Plant Health Care Report June 10, 2011 (Issue 2011.08)
Tagged as: honeylocust plant bug, Spruce needleminer, imported currant worm, ash-lilac borer, holly leafminer, Emerald Ash Borer, Ash anthracnose, Oak anthracnose, oak chlorosis, frost damage, Chicago, Lisle, Illinois
Our report includes up-to-date disease and insect pest and abiotic problem information for northeastern Illinois. You'll also find a table of accumulated growing degree days throughout Illinois, precipitation, and plant phenology indicators to help predict pest emergence. The Report is published bi-weekly on Friday in April and August, and weekly May-July.
Arboretum employees and volunteers will be scouting our grounds for insects and diseases throughout the season. Information about other pest and disease problems based on samples brought into the Arboretum's Plant Clinic from homeowners and professionals will also be included.
Over the course of the next year the Plant Health Care Report (PHCR) will be undergoing some format changes, but will still be offering the same content. If you prefer a PDF version of the PHCR, please click here to download and print.
Accumulated Growing Degree Days (Base50): 546
Accumulated Growing Degree Days (Base30): 1975
This week's Indicator Plant: Japanese tree lilac (Syringa reticulata)
• Honeylocust plant bug
• Spruce needleminer
• Imported currant worm
• Ash-lilac borer
• Holly leafminer
• Emerald ash borer
• Ash anthracnose
• Oak anthracnose
• Chlorosis of pin oak
• Frost damage
As of June 9, 2011, we are at 527.5 base-50 growing degree days (GDD50), which is 155.5 GDD50 (10 calendar days) behind 2010, and behind the historical average (1937-2010) by 104 GDD50 (6 calendar days). June has received 3" precipitation, which brings us to 18.4" of precipitation for the year. As of the end of May we were 1.6" behind the cumulative average precipitation from 1937-2010.
B50 Growing Degree Days
through June 10
|Chicago Botanic Gardens**||447||0.41|
|Chicago O'hare**||508||0.21 (June 1-7)|
|Crystal Lake, IL*||575|
|The Morton Arboretum||465||2.93 (June 3-10)|
*Thank you to Mike Brouillard, Northbrook Park District, and Chris Henning, Chicago Botanic Garden, for supplying us with this information.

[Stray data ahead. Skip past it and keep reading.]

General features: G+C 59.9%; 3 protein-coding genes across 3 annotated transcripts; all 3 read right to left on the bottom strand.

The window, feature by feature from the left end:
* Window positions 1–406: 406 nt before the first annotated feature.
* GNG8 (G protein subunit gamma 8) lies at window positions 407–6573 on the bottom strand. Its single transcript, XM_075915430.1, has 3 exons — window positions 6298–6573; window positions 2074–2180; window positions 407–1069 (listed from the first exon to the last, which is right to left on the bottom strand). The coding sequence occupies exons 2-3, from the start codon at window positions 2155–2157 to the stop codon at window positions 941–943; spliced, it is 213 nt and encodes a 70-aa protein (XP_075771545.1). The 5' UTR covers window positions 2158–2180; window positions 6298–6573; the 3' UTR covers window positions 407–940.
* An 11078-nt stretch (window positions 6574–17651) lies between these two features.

*We obtain most of our degree day information from the GDD Tracker from Michigan State University web site. For additional locations and daily degree days, go to http://www.gddtracker.net/?zip=60185&model=2&state=IL
Pest Update: Insects
Honeylocust plant bug
Honeylocust plant bug nymphs have been feeding on newly-emerging honeylocust leaves (Gleditsia triacanthos). The easiest way to find these and other plant bugs is to shake a branch over a white piece of paper. When you see a tiny green insect crawling on the paper, look at it through your hand lens. Honeylocust plant bugs have a pair of four-segmented antennae, although the antennae are probably too small at this stage to see without a microscope. Older nymphs also have yellow spots on their backs. This plant bug overwinters as an egg under the bark of two- and three-year-old twigs. The eggs hatch soon after bud break and the nymphs crawl to unfolding leaves to feed. The insects are very small and in May to early June (now), the plant bugs become adults. Both nymphs and adults feed on foliage until early summer and can cause severe leaf distortion, dwarfed leaflets, chlorosis, and yellow-brown leaf spots. A heavy plant bug infestation may cause a failure to leaf out or premature leaf drop. In the past, our heavily infested trees were able to leaf out again.
Management: Young nymphs can be knocked off leaves of small trees by spraying them with a strong stream of water. In severe infestations, insecticidal soaps, summer oils, and insecticides may be warranted. For chemical recommendations, refer to the Commercial Landscape and Turfgrass Pest Management Handbook 2010 (CPM) for commercial applicators, or the Home, Yard and Garden Pest Guide (HYG) for homeowners. Resistant cultivars can be planted such as ‘Skyline’ and ‘Shademaster’. In general, yellow-leaved cultivars are more susceptible to this pest.
Overwintering spruce needleminer (Endothenia albolineana) larvae are active and are feeding on spruce (Picea sp.). Infested needles have turned yellow and have round entry holes at their bases.